Описание CD

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  Исполнитель(и) :
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  Наименование CD :
   Madrigaux A 5 Voix

Год издания : 2003

Компания звукозаписи : Harmonia mundi

Время звучания : 54:45

Код CD : HMC 901268

  Комментарий (рецензия) :

CD, стоящие на полке рядом : Sacred Music (Master Works)      

Les Arts Florissants

All Music Guide

========= from the cover ==========

Art and life sensibility and violence, instinct and premeditation are inextricably intertwined in the personality of Carlo Gesualdo, Prince of Venosa (1561-1613), who has come down in history as the very personification of the late Renaissance artist. Just as the arbitrary impulsiveness of action exercised in the name of aristocratic authority justified the brutal murder of his adulterous wife (the comely Maria d'Avalos whose misfortune was sung by many poets of the time), so, from the lofty position of his noble state (endowed moreover, with a vehement and visionary temperament), he could violate the rules that governed the marvellous equilibrium between poetry and music in the Italian madrigal.

We see here an erosion of the respect for the integrity of the poetic text, which is reduced to fragments, X-rayed, as it were, by the music in vivid but disjointed images. We see an angular design of the melodic phrase, widely spaced intervals and as trained succession of short intervals (a fourth plus a fourth, or a fifth plus a third within the unusual span of a seventh, as on the words, "non morir" in Sospirava il mio core and the beginning of Se la mia morte). We also see an abundance of chromaticisms that emerge at the slightest suggestion in the poetic metaphor, and which are no longer used to add a touch of variety to the harmonic colour, but overflow in a continuous stream, modifying the melodic character and the harmonic balance, and adding an even greater degree of harshness to an already pronounced predilection for dissonances. In Merce grido piangendo, among others, the chromatic activity infuses the entire composition with a sensuality to the point of creating the impression of being confronted with the negative of a form of the madrigal, exactly the reverse of the model of the madrigal based on a contemplative vision of Petrarchan verse that had dominated the entire 16th century. By divesting himself of this tradition, Gesualdo gave free rein to the proud individual gesture in which the gratification of the subjective impulse shattered the customary narrative order.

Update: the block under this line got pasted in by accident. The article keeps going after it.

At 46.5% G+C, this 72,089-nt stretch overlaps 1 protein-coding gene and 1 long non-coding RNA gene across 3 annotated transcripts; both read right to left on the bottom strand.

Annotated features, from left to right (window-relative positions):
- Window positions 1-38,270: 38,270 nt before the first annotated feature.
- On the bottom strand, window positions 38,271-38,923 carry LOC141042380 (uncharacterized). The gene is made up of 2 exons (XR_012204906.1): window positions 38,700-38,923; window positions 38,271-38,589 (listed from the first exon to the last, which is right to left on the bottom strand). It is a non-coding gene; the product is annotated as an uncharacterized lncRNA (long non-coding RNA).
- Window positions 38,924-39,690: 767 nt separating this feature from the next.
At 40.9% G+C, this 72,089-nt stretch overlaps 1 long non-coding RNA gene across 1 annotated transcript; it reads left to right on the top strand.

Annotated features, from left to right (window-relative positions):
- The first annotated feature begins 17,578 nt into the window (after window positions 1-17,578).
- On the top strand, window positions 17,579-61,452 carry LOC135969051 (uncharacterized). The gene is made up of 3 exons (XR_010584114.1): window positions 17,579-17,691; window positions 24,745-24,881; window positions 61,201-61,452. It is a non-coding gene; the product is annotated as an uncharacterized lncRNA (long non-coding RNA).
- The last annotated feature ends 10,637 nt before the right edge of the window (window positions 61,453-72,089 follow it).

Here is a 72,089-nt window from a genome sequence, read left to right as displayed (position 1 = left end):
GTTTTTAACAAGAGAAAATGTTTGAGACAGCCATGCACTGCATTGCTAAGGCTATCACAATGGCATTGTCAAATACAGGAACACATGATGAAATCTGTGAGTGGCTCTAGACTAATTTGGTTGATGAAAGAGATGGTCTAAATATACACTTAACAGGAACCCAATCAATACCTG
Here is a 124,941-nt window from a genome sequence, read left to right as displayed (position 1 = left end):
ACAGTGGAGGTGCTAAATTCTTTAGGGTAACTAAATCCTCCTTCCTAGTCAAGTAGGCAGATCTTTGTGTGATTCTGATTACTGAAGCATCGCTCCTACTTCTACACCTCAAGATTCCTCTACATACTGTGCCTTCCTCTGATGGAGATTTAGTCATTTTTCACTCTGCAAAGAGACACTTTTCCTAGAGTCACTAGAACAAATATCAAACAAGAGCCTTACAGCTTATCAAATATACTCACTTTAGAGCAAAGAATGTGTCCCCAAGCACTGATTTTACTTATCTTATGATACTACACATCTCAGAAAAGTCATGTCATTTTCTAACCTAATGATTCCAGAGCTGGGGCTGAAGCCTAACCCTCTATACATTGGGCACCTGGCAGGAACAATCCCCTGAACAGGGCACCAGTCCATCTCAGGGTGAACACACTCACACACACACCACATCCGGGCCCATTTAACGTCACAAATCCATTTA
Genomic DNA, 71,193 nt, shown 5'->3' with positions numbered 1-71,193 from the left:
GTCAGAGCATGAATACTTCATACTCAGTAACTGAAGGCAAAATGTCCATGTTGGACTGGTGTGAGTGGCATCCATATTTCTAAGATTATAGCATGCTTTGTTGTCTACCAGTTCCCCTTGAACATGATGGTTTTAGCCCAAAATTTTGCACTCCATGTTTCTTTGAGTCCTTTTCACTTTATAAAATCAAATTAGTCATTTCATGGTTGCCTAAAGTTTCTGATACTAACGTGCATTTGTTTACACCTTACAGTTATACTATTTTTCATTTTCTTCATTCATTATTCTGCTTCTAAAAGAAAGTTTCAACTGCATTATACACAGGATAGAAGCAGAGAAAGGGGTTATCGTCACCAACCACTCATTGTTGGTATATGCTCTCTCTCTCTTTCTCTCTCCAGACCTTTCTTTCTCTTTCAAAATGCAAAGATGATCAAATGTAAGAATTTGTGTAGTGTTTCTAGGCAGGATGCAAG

The metaphors employed in the traditional madrigal as illustrations of external situations are transformed by Gesualdo into lyrical nuclei in which the manner of representing sensations leads to a more immediate communication of emotion. This is, however, founded on the rhetorical system of the oldest precepts of Affektenlehre. We find it borne out by the exclamations in Merce grido piangendo, and by the use of pauses and syncopated accents that perturb the natural vocal line. In Sospirava il mio cor and lo parto the interruption of the melodic flow no longer suffices to depict the act of sighing, but the pause is employed to break up the word itself ('so-spirava', 'interrot-ti omei'), thereby introducing yet another degree of imitative intensity. The Prince of Venosa is here on the very threshold of an expressive mode that already belongs to that of the melodramma, of the impetuosity manifested in the first person aria. However, he does not engage his talent in accompanied monody, a form he certainly practised but did not consider worthy of passing on to posterity, no more than he was interested in the aims of the musical theatre: the resources of polyphony were amply sufficient for his purposes. Moreover, as Nino Pirrotta has pointed out, his polyphonic writing opened itself to new suggestions, acting 'as a counterpoint to the recitatives, since its substance is no longer derived from the play of images in motion, but from the multiplication of the emotional intensity of the declamation'. We can add that it is precisely the presence of this incompletely realized expressive drive that introduces a supplementary element of tension into an aesthetic perspective that is ambivalent on all its levels.